Did you know there is a scientific process used to develop and apply a successful dust control program? Though we specifically explain how to measure gravel road dust in this article, this information is also directly applicable to industrial and steel facilities, mine haul and access roads, laydown yards, unpaved township roads and any other gravel surface that sees regular traffic.
Many people have the misconception that gravel road dust control is a “one size fits all” process.
The reality is, just like any other industrial process, dust control ought to be planned out to maximize cost-effectiveness and impact. If you’re going to pay for something, at least make sure it works for you.
(And it doesn’t hurt that a well-planned dust control program can often save you money over a haphazard approach at dumping product on the road surface and hoping it works — mainly because traditional dust control approaches come with many hidden costs.)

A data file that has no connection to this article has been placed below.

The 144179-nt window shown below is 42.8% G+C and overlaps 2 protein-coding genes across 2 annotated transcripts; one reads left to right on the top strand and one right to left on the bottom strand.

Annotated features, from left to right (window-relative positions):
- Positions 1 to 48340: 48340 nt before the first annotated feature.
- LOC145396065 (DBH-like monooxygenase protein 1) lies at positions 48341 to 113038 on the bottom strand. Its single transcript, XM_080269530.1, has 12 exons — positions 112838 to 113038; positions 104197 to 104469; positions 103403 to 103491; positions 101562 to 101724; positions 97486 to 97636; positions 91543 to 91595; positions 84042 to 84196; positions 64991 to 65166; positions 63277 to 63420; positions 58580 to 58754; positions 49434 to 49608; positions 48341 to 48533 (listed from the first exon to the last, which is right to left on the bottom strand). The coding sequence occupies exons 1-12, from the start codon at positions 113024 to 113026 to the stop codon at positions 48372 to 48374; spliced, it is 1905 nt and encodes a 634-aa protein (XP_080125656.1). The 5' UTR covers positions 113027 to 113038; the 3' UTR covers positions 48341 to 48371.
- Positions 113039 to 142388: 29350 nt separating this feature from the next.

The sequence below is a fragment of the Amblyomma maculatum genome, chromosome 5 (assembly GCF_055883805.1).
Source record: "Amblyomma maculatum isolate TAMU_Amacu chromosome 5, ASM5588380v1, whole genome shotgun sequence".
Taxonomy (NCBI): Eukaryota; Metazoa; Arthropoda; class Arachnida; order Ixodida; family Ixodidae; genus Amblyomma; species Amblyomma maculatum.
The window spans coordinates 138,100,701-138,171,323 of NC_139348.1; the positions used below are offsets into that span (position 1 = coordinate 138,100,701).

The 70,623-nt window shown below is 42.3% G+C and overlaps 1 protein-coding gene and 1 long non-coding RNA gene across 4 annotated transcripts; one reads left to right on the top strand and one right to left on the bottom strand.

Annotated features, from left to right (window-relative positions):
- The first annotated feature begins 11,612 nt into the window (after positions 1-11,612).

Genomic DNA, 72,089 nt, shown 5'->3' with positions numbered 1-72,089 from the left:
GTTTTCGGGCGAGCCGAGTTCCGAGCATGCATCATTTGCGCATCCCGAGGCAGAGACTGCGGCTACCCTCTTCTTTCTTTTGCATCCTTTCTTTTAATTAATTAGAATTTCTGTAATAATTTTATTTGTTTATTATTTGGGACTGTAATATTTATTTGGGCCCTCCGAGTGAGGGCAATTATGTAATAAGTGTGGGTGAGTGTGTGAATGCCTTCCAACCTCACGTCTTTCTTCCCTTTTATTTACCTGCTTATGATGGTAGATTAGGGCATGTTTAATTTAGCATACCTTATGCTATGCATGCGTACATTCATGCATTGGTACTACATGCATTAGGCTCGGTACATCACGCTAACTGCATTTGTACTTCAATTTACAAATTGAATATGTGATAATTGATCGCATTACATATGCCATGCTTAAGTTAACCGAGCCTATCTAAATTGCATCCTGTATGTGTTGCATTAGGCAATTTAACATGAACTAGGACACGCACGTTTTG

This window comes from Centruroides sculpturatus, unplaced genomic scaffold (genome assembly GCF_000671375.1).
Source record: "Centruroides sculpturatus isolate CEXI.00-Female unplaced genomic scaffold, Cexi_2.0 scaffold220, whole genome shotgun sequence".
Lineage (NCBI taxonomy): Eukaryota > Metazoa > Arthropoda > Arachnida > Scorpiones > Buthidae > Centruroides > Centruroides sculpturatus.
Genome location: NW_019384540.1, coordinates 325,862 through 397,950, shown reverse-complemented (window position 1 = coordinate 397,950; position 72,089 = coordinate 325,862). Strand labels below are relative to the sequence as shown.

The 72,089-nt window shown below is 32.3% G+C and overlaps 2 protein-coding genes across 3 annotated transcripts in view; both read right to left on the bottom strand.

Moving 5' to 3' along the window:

But effective planning, as well as ensuring that what you’re paying for will work for you, requires a scientific approach to collecting and tracking data.
That’s why, at Midwest, we constantly track and measure gravel road dust. The data we collect before, during and after every gravel road dust control program we implement plays a critical role in our ability to project the outcomes you’ll get as well as what those outcomes will cost you every month.
Measure Gravel Road Dust to Understand Site Differences
The first principle to understand is that every site is different. There may even be differences between two stretches of roadway within a single site. Each stretch of roadway experiences different traffic volumes and speeds. Weather patterns and soil types may differ between sites. There are differences in maintenance and repairs done to various road surfaces.
All of these factors mean that one dust control product may work well in one spot and terribly in another.